APPLE, THE EU & BREXIT
At the end of August I wrote about my concerns with the delays Apple was experiencing in Galway. My fear was that they would get impatient and tell the objecting locals to fuck off.
So the Irish Times reports this morning that, “Apple says delay in the Athenry data centre could jeopardise project.” I hate to say I told you so. “Apple has warned Irish authorities that continuing delays around its proposed data centre in the west of the country could jeopardise the $1 billion project, according to sources.”
According to the article, “The objectors are contesting its potential environmental impact and economic benefits.” My arse they are! They are just looking for a pay off to withdraw their objections, that’s all. Ten grand a man should do if Tim Cook is reading this. But I know for a fact that even if Tim did know that, there is no way in hell he’d do a deal with those people. Apple is, and always has been, squeaky clean when it comes to ethics. The idea of paying a bribe to a bunch of go-boy extortionists would be repulsive to their Senior Management.
In fact, at the same time Apple announced the Galway investment they also announced the same thing for Denmark. As you might expect, the Danes welcomed them with open arms and that facility is due to open for business in the next two weeks. In Ireland, Apple is in court in November to defend their “planned,” facility here. Well, I did entitle my article on the topic, “God help our parochial wit.” Depending on the outcome of the case, Apple may quietly shelve the center or scale it back, rather than formally abandon it, according to sources.
Even more worrying though is European Commission President Jean-Claude Juncker and his Common Consolidated Corporate Tax Base (CCCTB) plan. “Shake-up of EU tax rules a ‘more serious threat’ here than Brexit ” A shake-up of European tax rules to standardise the way corporation tax is calculated would be a more serious threat to Ireland than Brexit,” The head of the State’s budgetary watchdog has warned,” (according to the Indo this morning,) and I concur. In this country we always hear from our betters how we are ‘punching above our weight,’ in the EU. This is down to the fact that historically, on any issue requiring a vote, there was a requirement for the unanimous agreement of all countries. If everyone else said yes and little Ireland said no, then it couldn’t go ahead no matter what it was. Well folks, Jean-Claude has a plan-B.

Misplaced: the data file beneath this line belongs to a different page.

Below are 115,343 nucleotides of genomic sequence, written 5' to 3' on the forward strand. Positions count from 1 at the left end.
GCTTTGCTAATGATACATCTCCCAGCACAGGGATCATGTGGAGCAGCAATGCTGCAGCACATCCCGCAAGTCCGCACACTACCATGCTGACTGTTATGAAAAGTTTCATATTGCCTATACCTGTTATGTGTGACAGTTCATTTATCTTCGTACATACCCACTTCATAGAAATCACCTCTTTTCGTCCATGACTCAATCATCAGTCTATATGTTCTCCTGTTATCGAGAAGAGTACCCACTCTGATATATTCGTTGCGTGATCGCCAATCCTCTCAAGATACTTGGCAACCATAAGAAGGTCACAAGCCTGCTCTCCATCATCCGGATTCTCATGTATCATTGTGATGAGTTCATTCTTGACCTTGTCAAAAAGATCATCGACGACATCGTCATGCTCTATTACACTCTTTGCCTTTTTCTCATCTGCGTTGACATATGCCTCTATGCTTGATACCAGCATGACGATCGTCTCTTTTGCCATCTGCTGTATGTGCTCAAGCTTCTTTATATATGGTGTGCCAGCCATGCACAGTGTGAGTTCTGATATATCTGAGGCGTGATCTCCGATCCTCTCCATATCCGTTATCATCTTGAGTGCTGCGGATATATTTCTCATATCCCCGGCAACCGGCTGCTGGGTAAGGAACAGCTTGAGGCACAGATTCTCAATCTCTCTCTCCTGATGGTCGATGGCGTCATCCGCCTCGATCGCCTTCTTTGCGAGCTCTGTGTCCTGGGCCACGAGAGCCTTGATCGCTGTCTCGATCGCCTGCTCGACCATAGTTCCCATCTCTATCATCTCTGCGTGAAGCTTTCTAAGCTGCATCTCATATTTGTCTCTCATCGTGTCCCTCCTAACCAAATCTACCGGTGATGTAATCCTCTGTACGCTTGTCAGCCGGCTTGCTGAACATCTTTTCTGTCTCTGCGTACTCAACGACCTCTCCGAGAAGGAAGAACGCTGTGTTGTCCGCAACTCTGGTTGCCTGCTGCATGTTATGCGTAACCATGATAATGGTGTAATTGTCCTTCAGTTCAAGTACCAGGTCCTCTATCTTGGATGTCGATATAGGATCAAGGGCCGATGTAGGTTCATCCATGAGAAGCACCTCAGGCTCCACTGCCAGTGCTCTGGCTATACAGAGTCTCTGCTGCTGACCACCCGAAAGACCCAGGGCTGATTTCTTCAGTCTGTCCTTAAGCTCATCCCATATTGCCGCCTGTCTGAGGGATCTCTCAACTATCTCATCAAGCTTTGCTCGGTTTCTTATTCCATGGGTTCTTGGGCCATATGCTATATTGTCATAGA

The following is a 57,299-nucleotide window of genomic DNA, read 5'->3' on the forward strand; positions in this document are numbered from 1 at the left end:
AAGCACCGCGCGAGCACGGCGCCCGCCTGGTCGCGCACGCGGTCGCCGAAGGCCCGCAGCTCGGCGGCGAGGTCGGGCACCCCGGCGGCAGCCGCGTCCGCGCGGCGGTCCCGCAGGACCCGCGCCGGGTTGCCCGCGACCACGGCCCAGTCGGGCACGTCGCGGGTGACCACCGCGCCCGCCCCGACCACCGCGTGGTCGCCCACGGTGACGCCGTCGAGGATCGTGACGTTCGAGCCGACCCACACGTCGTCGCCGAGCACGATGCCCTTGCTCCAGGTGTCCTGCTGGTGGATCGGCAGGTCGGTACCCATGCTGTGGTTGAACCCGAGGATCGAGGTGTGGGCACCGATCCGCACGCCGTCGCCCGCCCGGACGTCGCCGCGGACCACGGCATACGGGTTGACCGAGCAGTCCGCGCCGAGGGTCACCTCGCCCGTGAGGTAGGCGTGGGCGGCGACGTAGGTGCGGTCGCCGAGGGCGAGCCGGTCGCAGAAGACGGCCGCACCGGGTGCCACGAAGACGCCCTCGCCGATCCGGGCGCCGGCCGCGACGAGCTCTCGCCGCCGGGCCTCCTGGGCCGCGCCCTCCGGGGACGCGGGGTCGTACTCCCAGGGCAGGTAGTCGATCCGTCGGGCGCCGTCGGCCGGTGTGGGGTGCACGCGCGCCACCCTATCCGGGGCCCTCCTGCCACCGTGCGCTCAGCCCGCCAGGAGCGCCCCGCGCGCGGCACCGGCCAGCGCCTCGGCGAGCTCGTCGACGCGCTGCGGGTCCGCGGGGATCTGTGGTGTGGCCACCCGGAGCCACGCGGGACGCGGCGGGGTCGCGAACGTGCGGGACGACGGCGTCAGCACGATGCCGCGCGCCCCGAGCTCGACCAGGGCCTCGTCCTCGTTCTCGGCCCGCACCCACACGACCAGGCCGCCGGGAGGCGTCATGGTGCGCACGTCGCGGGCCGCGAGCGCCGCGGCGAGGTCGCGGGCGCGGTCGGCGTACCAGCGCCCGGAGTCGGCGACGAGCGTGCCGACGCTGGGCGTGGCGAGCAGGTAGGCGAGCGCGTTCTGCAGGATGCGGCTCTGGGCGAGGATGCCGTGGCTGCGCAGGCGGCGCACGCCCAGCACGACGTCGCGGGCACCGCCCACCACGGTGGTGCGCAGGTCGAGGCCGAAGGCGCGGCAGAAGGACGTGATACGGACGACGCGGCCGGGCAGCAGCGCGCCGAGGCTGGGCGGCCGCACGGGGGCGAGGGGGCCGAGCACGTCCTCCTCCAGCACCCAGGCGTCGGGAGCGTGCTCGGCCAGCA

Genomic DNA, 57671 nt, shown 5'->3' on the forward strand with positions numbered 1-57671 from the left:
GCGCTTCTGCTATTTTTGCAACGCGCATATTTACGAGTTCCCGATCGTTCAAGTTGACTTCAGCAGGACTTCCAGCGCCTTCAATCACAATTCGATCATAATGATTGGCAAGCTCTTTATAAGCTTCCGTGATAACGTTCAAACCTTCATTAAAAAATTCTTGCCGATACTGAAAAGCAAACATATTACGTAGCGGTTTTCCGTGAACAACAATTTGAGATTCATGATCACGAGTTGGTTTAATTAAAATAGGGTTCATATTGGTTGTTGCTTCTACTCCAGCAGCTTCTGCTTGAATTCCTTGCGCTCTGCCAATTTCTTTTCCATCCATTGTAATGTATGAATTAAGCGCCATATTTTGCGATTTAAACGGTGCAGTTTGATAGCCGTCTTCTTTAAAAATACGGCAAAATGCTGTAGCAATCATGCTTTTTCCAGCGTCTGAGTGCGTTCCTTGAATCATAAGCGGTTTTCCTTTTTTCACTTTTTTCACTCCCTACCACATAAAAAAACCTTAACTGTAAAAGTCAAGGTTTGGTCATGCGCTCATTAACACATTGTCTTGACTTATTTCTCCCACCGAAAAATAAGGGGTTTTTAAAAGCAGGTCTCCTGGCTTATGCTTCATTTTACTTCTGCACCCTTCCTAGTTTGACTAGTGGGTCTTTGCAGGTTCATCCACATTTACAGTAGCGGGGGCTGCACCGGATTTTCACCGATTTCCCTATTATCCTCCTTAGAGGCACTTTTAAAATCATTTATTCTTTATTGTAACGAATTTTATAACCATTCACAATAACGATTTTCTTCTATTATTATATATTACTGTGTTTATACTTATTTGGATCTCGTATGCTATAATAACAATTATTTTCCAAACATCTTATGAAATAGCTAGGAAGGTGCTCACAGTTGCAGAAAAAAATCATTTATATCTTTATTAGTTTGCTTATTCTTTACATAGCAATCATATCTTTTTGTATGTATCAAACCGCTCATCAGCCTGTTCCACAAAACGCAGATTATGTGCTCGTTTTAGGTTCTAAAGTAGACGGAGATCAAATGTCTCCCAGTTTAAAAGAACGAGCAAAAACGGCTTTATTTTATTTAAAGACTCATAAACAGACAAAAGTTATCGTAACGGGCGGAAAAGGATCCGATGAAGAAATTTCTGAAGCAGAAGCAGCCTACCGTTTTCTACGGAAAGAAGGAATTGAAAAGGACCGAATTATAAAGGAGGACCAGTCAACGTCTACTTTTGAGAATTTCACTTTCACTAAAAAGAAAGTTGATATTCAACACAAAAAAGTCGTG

The unelected Commissioners have an alternative all of their own making called qualified majority voting (QMV). This qualified majority voting overrides not only the people of a little country like ours but even overrides our elected Government. The Commissioner’s terms and conditions may simply be dictated to us, (as in a ‘Dictatorship!’). We are told that, “Mr Juncker is “Strongly in favour of moving to qualified majority voting for decisions on the Common Consolidated Corporate Tax Base, on VAT, on fair taxes for the digital industry and on the financial transaction tax”. Reading between the lines then what the Commissioners want is control of our real money. I’m beginning to think that the British people spotted this a while ago and that’s why they voted to jump ship.
Anyway, in response, Seamus Coffey of the Fiscal Advisory Council said that the proposals would be, “A threat” to Ireland and a dramatic shift in terms of allocation of taxing rights”. In english what he is saying is that our huge internal foreign direct investment that has taken years to attract and build up could simply evaporate in favour of some other more attractive location. If that happens then this country will completely collapse financially. I don’t exaggerate when I say we would see widespread poverty here if Juncker gets his way. If the Common Consolidated Corporate Tax Base comes up for a qualified majority vote in Brussels anytime soon, we have been warned that all of the Commission will vote it through. What will the likes of Varadkar and Donoghue do then?
Well, apparently a spokesperson for Taoiseach Leo Varadkar last night said he will oppose any change to existing EU voting rights on corporation tax. What the hell does that even mean? There is no opposition you can mount against qualified majority voting Leo! Then we are told that Finance Minister Paschal Donohoe will attend the informal ‘Ecofin’ later this week where these issues will be discussed. Does that news calm your panic? Do you reckon our lisping Pascal will put manners on Europe? You see, this is not just a serious future emergency for Ireland, it is happening even as we go about our normal lives. If the vote allowed to happen then there will be no overturning it and no stopping the massive closures and job losses after it.
So what do I suggest? Our most senior people need to immediately tell Jean-Claude in no uncertain terms that if the Common Consolidated Corporate Tax Base is voted through then Ireland will automatically leave the Union the next day, no ifs or buts. One thing must instantly mean the other. Every Government Minister must tell their opposite numbers in every EU state that this will be our reaction because if they don’t, then the presumption will be that we don’t mind that much. And while we are at it, the Minister for Defense should send a few Gardai down to Athenry to visit the objectors down there for a quiet word.
The time for radical action is now!